ga('create', 'UA-40884172-1', 'auto'); ga('send', 'pageview');
Is your property meeting all of the standards of UFAS, ADA, and Section 504? Whether you have a HUD, LIHTC, USDA/RD property, there are requirements to ensure proper design for persons with disabilities. A UFAS/Section 504 Transition Plan helps you understand where your property stands and provides you with a guide to meeting full compliance.
US Housing can inspect your property and determine where you are not meeting the Uniform Federal Accessibility Standards (UFAS) and Section 504. Then we can help you to develop an effective and comprehensive Section 504/UFAS Transition Plan.
This Transition Plan will show you all of the issues on the site, both within the designated units and all of the common areas that need to meet handicapped accessibility standards.
My property is “grandfathered”, many will say. However, this is often a misnomer. While properties built before 1983 have a different standard, as do properties built between 1983 and 1991 – no one is entirely exempt from Fair Housing.
While full compliance at some older property may be optional, it doesn’t mean they are exempt. First, the public areas are often required to be fully accessible. Secondly, a property needs to document what makes their property non-feasible for full barrier-free design. Lastly, some properties have a mixture of requirements to meet certain standards, while other provisions remain optional.
A UFAS Transition Plan is more than just a list of issues to fix. It is a report on your requirements based on the regulatory requirements for your property, depending on the funding program. HUD and USDA/RD properties require a transition plan, even if the property is older and doesn’t have to meet the modern standards outlined in the Americans with Disabilities Act of 1991. Most importantly, a transition plan keeps you in compliance and explains the risks of not meeting accessibility requirements.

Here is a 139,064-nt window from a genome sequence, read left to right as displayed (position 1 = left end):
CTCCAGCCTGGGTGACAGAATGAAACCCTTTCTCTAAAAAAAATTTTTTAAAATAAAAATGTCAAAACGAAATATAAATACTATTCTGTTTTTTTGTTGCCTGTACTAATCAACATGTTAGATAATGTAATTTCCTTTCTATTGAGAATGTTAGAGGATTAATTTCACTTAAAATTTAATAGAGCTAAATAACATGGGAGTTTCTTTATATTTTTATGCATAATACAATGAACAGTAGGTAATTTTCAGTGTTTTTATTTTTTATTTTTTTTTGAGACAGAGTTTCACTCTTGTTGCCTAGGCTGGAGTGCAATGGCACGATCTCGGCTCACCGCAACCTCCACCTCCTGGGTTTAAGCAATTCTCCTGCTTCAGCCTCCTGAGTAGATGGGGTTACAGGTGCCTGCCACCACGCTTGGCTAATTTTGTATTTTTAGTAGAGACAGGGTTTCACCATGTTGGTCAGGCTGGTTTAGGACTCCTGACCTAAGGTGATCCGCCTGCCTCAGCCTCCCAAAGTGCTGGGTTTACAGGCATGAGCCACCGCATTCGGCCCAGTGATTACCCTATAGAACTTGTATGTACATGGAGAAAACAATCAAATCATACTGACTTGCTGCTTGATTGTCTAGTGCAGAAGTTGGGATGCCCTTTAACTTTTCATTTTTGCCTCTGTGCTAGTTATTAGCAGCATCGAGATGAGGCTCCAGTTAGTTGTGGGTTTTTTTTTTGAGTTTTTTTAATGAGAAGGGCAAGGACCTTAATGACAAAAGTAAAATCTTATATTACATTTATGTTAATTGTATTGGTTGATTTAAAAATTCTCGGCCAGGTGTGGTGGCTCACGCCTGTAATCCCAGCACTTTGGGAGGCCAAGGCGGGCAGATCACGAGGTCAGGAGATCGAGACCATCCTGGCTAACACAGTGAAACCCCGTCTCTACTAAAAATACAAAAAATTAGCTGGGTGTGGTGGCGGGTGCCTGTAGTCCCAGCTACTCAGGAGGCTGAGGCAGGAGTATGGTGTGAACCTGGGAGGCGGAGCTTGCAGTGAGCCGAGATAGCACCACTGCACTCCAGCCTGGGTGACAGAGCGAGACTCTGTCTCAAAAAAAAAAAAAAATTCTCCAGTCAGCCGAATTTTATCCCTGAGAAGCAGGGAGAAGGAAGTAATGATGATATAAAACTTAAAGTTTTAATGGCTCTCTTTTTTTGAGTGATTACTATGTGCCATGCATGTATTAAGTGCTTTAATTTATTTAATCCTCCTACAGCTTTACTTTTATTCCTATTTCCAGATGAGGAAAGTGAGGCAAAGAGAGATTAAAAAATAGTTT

UFAS requirements for accessibility are a crucial part of Fair Housing. Improper barrier-free design for persons with disabilities violates fair housing standards. The Americans with Disability Act and UFAS outline the requirements, and our UFAS Transition Plan creates an easy to read guide to meeting those standards
Whether you are from an affordable housing property that needs to make modifications to meet HUD, USDA/RD, or LIHTC requirements for a barrier-free design, or if you are a conventional property owner looking to ensure that you are safe from liability in your common areas, US Housing can assist you with creating an actionable plan that can work within your budget and time frame.